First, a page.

Male jumping spiders court whomever, whenever
“This study provides some new insight into the age-old question of why males go to such ridiculous lengths to impress females,” said UF/IFAS entomologist Lisa Taylor.
Credit: Courtesy, Lisa Taylor, UF/IFAS
Male jumping spiders will try to mate with any female, but that lack of discretion could cost them their lives, says a University of Florida Institute of Food and Agricultural Sciences researcher.
“We think that one reason these displays have evolved in male jumping spiders is to compensate for the fact that they can’t tell females of closely related species apart,” Taylor said. “Males run around courting everything that looks remotely like a female, and they place themselves at a very high risk of cannibalism from hungry females of the wrong species who have no interest in mating with them.”
For the study, scientists searched for spiders along the shores of a river in Phoenix, Arizona. When they found one, they watched and recorded everything it did, using a voice recorder. If it was a male, they monitored how many other females he encountered, which species and whether or not he tried to court them. If it was a female, they recorded how many males and which species tried to court her. They also recorded whether males were attacked or eaten by females.
Taylor thinks that a male’s colorful courtship dance allows him to identify himself to a female from a safe distance. These displays likely allow females to tell the males of different species apart. Then females can decide what action to take while the male is still a safe distance away.
“This study provides some new insight into the age-old question of why males go to such ridiculous lengths to impress females,” Taylor said.
In jumping spiders, the answer might be that these colorful displays let males identify themselves to females without being eaten.
The females of many species look a lot alike, and males don’t seem to have a good way to tell them apart. But the males of most jumping spider species look different from one another, so females make the decisions. The male strategy seems to be to court anything that looks remotely like a female and hope for the best, Taylor said.
Jumping spiders are commonly found in residential backyards, and most people don’t even know they’re there, Taylor said, much less that the male spiders are singing and dancing.
“People might be interested to know that their yard is teeming with confused, but adorable, male jumping spiders that are running around singing and dancing for every female in sight and that these males spiders are pretty clueless about how to find the right species of female,” she said.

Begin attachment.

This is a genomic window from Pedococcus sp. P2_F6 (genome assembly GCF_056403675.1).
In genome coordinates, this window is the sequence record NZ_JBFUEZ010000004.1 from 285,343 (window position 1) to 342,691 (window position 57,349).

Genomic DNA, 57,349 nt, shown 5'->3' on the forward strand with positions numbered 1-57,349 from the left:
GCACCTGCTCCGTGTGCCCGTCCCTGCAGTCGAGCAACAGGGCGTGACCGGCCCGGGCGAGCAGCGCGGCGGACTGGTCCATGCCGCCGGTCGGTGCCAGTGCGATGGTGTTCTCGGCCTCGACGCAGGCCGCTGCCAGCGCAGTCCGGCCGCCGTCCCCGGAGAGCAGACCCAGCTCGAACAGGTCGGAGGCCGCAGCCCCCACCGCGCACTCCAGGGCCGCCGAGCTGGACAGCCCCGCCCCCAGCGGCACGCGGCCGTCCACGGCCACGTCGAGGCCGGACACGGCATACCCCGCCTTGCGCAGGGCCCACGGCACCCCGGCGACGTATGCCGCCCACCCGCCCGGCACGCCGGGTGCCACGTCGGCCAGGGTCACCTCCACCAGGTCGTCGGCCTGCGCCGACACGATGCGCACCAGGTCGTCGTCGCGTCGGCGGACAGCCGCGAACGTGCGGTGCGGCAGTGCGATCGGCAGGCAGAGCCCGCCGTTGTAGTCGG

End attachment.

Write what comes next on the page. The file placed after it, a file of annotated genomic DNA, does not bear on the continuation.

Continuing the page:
The study is published in the online journal PLOS ONE.
Economies of scale
Time-of-flight imaging essentially turns one measurement — with one light pattern — into dozens of measurements, separated by trillionths of seconds. Moreover, each measurement corresponds with only a subset of pixels in the final image — those depicting objects at the same distance. That means there’s less information to decode in each measurement.
In their paper, Satat, Raskar, and Matthew Tancik, an MIT graduate student in electrical engineering and computer science, present a theoretical analysis of compressed sensing that uses time-of-flight information. Their analysis shows how efficiently the technique can extract information about a visual scene, at different resolutions and with different numbers of sensors and distances between them.
They also describe a procedure for computing light patterns that minimizes the number of exposures. And, using synthetic data, they compare the performance of their reconstruction algorithm to that of existing compressed-sensing algorithms. But in ongoing work, they are developing a prototype of the system so that they can test their algorithm on real data.
Lisa A. Taylor, Erin C. Powell, Kevin J. McGraw. Frequent misdirected courtship in a natural community of colorful Habronattus jumping spiders. PLOS ONE, 2017; 12 (4): e0173156 DOI: 10.1371/journal.pone.0173156